New England is extraordinary. Making up only about a quarter of 1.77% of the land mass of the United States, New England offers a huge number of attractions for visitors – miles of beaches to enjoy, mountains to hike and ski, rural towns (and cities!) to explore, and many, many historical areas.
I live in Massachusetts (but spent many years in Connecticut and Maine). The best thing about visiting Massachusetts is how central it is to all the New England states. Flying into Boston in a day’s drive you can reach – the rocky coast of Maine, the ski towns in Vermont, the mountains of New Hampshire, the Connecticut countryside, or the 400 miles of Rhode Island shoreline. You could begin your day on the cliff walk in Newport, RI, and end it with lobster rolls in Kennebunkport, ME.
What time of year is best for visiting New England?
The weather in New England varies greatly with the seasons.
Spring is lovely, with the flowers in bloom and the weather warming up. (average April temperature 56.1°F) Maple syrup season begins in Vermont. A trip to a sugar house is worth it just to enjoy the scent of maple in the air.
Tourists visit Massachusetts in the spring for the flowers, the migration of songbirds, AND of course, the sports activities. The Boston Marathon is held in April, as is Opening Day at Fenway Park, historic home of the Boston Red Sox.
Summer is warm to hot (Boston’s average July temperature – 82.2°F). It’s the height of tourism in New England as it’s the time to get outside. Enjoy a day on the water whether at the beach, a sailboat, a whale watch or on one of the many islands off the New England coast. There’s great hiking in the mountains of northern New England and bike trails everywhere.. And after all that activity it’s time to sample some amazing seafood.
Fall is known for warm days and cool nights. (Boston’s average October temperature – 61.8°F) This is the time to visit for fall colors. Vermont attracts a lot of the leaf peepers and it an idyllic time to visit. But all over New England autumn is lovely – colorful foliage, apple picking, and pumpkin festivals. Fall is the best time to enjoy Cape Cod without the summer crowds.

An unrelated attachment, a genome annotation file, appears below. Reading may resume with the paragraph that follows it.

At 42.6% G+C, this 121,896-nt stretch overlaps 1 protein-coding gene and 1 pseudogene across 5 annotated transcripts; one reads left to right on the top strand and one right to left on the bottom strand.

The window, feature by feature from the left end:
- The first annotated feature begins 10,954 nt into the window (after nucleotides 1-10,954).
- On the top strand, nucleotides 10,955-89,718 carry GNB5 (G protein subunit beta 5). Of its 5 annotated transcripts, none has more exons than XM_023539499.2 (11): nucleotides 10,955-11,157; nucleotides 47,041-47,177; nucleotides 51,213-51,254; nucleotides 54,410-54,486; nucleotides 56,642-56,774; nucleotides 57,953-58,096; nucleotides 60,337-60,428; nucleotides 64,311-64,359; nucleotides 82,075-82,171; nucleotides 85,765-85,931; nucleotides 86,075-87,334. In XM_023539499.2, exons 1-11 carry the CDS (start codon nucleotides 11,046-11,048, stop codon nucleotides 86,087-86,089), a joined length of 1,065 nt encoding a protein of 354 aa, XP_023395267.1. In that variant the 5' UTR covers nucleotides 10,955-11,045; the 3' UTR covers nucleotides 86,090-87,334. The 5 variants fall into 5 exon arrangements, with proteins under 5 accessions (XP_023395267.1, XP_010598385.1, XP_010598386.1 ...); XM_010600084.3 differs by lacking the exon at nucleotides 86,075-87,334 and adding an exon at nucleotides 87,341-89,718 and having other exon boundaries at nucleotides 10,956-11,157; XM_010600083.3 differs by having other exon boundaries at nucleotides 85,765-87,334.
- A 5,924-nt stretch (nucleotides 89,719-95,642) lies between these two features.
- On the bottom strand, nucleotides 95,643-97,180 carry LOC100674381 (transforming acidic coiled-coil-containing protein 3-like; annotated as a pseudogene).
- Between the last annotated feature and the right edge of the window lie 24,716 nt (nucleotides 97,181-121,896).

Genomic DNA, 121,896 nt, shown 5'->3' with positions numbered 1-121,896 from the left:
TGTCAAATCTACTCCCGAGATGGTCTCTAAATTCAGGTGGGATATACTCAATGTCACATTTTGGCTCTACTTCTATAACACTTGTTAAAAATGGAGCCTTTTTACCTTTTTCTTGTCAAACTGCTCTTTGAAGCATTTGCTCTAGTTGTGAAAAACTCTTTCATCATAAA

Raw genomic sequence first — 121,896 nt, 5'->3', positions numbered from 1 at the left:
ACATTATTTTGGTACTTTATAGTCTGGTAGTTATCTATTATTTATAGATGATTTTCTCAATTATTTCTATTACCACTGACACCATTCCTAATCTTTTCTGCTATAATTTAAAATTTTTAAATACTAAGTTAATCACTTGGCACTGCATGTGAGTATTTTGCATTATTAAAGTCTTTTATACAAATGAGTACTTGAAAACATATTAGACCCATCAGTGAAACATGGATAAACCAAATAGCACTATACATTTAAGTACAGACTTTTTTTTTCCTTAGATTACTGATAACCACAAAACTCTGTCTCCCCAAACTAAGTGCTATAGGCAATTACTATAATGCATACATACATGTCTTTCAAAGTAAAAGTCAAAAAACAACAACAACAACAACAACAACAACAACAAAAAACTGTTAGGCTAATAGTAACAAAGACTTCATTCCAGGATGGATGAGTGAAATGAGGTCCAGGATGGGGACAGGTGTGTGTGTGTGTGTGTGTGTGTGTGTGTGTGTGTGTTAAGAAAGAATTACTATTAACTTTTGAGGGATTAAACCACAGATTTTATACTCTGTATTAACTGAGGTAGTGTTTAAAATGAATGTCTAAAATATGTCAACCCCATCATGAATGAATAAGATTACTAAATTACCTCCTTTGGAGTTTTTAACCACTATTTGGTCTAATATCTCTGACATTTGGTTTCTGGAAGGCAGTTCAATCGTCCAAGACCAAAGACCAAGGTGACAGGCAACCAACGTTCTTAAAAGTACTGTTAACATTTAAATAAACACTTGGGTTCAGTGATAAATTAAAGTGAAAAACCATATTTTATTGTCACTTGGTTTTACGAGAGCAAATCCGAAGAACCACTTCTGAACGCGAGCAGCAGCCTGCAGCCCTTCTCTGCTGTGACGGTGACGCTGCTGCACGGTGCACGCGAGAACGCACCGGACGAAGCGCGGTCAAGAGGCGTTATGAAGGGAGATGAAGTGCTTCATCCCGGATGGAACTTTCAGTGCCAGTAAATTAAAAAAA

Winter in New England is … cold. (Boston’s average January temperature – 36.5°F) There are many great winter destinations in New England for those who love the outdoors. The mountains of Vermont and New Hampshire are renowned ski destinations. If you’re a beginner skier, you can try some of the easier slopes in the Berkshire hills.
And winter in New England is cozy. Take the family sledding before enjoying hot chocolate in front of the fire at a country inn. Visitors to Boston will find people skating on the Frog Pond in the Common, holiday shopping, and enjoying one of Boston’s world famous museums. Just be sure to pack cold weather essentials if you’re visiting New England in the winter
New England’s Claim to Fame – history and literature
The first European families to the New World settled in what is now Plymouth, Massachusetts in 1620. Ten years later English Puritan families founded the city of Boston. The entire New England area is filled with historical sites to explore, not only about the European settlers, but also about the original people who lived on these lands. The Wampanoag descendants have created an exhibit at Plimoth Patuxet to educate visitors on their history and way of life.
Those who enjoy living history will enjoy visiting Plimoth Patuxet in Plymouth, Sturbridge Village in Sturbridge, MA, Mystic Village in Mystic, CT, as well as taking a walking tour of historic Boston.
New England’s darker history involved the witch trials in Salem, molasses floods in Boston!, and war. Visit the Minute Man Historical Park in Lexington and Concord where the first battle of the American Revolutionary War was fought.
There are 28 sites managed by the National Park System in New England that are worth a visit.
I’m a book lover and former library worker, so I’m especially proud of the literary culture of New England. We have the early American writers, Emily Dickinson, Henry David Thoreau, Louisa May Alcott, and Ralph Waldo Emerson, but we also have John Irving, Richard Russo and Stephen King! Mark Twain was born in Missouri but his home in Hartford is fascinating to visit, as is that of his next door neighbor, Harriet Beecher Stowe.
A (virtual) welcome to my little corner of the U.S.
New England Favorites
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